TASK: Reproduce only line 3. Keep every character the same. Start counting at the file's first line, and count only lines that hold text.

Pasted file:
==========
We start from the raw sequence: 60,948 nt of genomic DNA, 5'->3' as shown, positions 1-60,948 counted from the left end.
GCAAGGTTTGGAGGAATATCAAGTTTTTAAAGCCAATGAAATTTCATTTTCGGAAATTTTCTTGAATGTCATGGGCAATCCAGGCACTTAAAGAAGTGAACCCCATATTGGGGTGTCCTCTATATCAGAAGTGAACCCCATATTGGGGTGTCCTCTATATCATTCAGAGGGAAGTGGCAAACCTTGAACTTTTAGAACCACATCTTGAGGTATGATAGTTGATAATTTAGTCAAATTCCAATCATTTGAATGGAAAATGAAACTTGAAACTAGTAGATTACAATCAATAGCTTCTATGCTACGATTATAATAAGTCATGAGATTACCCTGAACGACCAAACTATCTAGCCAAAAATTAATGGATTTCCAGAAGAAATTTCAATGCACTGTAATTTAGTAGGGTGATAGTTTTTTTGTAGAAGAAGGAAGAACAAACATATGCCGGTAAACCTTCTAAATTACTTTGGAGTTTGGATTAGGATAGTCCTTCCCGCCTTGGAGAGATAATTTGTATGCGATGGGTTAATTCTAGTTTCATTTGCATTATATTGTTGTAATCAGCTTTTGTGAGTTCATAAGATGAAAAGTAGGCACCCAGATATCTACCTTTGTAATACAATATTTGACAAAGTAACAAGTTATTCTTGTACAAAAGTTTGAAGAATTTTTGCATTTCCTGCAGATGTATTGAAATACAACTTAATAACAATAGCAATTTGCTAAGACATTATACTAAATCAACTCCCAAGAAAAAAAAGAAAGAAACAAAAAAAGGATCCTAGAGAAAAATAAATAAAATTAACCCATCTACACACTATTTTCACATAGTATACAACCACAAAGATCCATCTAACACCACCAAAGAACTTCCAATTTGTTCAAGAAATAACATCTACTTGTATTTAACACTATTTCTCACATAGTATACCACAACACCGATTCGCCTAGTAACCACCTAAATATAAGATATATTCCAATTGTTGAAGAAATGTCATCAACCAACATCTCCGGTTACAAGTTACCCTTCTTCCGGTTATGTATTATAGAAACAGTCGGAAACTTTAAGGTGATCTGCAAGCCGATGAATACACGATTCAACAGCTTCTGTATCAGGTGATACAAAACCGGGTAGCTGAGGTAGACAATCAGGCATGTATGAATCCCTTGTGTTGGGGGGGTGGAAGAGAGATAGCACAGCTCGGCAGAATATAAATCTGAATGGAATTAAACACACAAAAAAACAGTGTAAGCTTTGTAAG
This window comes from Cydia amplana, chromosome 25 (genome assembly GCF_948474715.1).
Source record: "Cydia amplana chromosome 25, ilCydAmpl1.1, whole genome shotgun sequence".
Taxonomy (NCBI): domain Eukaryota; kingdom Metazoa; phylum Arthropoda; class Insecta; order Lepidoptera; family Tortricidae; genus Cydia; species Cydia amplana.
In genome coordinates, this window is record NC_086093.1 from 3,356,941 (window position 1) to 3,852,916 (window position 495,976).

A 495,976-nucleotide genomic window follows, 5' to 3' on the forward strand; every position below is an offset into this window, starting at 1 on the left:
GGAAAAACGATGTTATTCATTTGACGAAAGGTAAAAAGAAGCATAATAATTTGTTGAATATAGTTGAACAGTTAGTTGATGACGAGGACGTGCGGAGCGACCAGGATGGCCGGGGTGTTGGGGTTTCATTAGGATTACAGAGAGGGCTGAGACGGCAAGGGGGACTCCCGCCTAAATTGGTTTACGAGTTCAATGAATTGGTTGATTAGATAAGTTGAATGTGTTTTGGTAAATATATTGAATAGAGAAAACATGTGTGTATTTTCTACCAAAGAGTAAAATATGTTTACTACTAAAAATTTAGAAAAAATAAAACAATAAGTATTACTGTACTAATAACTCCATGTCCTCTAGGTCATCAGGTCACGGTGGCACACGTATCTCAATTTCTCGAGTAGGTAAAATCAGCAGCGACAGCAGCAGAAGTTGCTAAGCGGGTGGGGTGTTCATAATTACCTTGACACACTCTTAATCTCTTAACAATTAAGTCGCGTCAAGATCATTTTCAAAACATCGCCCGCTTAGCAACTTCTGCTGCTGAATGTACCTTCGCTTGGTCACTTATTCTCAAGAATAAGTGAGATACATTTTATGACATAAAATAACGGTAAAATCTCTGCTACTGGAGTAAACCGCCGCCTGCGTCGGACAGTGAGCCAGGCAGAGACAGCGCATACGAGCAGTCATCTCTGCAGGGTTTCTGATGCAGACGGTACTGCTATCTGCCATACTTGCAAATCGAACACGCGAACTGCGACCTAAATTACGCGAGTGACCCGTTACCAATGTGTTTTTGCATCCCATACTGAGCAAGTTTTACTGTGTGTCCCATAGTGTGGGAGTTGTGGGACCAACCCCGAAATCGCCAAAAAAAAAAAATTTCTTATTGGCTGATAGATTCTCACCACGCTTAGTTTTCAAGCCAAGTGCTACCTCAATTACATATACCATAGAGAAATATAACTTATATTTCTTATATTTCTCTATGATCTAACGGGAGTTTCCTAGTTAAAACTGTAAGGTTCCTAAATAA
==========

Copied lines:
This window comes from Cydia amplana, chromosome 25 (genome assembly GCF_948474715.1).